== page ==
There are times when those of us prone to getting a little ‘tired and emotional’ need to treat ourselves with a little more care than usual and especially if you are menopausal! And Christmas shopping is definitely one of those times.
If, like me, you find yourself getting too hot, too tired and decidedly cranky with kids in tow, here are eight ways you can mitigate the damage before you either blow your top or end up spending far too much money because you just want to go home!
Here are my “keep cool when Christmas shopping” tips.
This is THE most difficult aspect of all but you really need to be clear about your budget and how much you can afford to spend on each present. It’s so easy to feel pressured into spending too much but we all know that after the kids have the thrill of ripping the wrapping paper off, so many toys languish ignored after a day or so.
An oldie but a goodie. Make a list of what you’re planning to buy for everyone and stick to it. The list should include stocking fillers as well as main presents. It is amazing how bits and pieces such as novelty chocolates and tiny games can add up.
For bigger ticket items, it makes sense to at least have an idea of what the big retailers are offering and most of them will price-match (John Lewis, for example).
If you’re shopping for gadgets, make sure you are comparing the like for like technical specification and check what extras are included.
You might also want to check any consumer reviews you can find in magazines like Which? or on Amazon. Whilst you need to be able to read between the lines when looking at reviews, generally, you will get a sense of whether a product is OK or a complete dud not worth your precious cash.
Check sites like Topcashback, Quidco, and Vouchercloud to see whether there are better online deals for your gifts. Sites like these also have mobile apps you can use to check prices and earn cashback on the go.
There are numerous other price-checking apps for your smartphone that you can use in-store such as Red Laser or Price Grabber.
Make sure you’ve set a budget and know how much you can afford to spend. If you’re spending on your credit cards, make sure you’ll be able to make the necessary repayments without incurring hefty interest charges. Nobody wants to start a new year with a Christmas debt hangover.
Once you know what you want to buy and where the best deals are likely to be, it’s easier to plan your route. Make allowances for the day and time you go shopping. If you hate crowds, first thing on a Sunday morning will be a nicer experience than mid-afternoon on a Saturday!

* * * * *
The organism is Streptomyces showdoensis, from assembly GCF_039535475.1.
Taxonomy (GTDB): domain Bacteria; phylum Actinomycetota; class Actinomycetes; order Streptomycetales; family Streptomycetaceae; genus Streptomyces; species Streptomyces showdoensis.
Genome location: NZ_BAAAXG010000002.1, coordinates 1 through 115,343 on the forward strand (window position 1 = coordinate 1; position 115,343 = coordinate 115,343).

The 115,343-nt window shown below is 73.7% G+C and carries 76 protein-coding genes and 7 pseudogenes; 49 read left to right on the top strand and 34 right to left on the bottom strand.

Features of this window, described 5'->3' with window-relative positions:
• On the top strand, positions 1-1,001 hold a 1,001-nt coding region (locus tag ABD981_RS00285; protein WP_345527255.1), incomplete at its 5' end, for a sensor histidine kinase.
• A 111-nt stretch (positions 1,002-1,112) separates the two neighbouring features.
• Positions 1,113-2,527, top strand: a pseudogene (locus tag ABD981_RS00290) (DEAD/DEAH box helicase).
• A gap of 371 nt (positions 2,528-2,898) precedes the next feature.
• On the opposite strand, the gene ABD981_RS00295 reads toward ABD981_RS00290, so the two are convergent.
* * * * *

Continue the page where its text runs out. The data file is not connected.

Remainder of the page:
I like to wear warm, casual clothes in layers with a stylish but comfy pair of boots that I can walk for miles in. You can find a great selection at Esprit.
If you’ve got kids, make sure they don’t get overheated in all-in-one bodysuits and that their clothing is easily removable for dashes to the toilet!
Particularly if you have kids, you’ll need to schedule a toilet/drink break. We like John Lewis as there is a good choice of food and snacks for kids, plenty of room, clean toilets and a welcoming environment for families. Trying to cram into a tiny coffee bar with a pushchair and umbrellas is never a nice experience!
Make sure you have some bottled water and some healthy snacks (mini boxes of raisins or bananas) to stave off hunger pains. If you’re on a diet, a little snack pot with some fruit and nuts and perhaps a few cubes of cheese may help you avoid an enormous slice of fudge cake and a calorie-laden festive coffee.
Why not start a folder specially for Christmas present receipts? Just pop them straight in when you get home and you’ll know when to find them should anything need to be taken back after Christmas. Lots of retailers will now email you your receipt to save on all those annoying bits of paper.
If you can’t face the crowds, online shopping is the answer. Just make sure that you take into account any delivery charges, last order dates and returns policies. Not all online retailers offer to cover the postage costs of returning item. If you’re ordering a perishable gift, such as a cream tea hamper, make sure the recipient will be in to receive it.
It also helps to sort out a safe place for delivery as there is nothing more annoying than coming home to a missed delivery card.
With a bit of planning before your shopping trip, you can minimise the stress and hopefully save yourself some cash into the bargain.
Do you have any “keep cool when Christmas shopping” tips to share?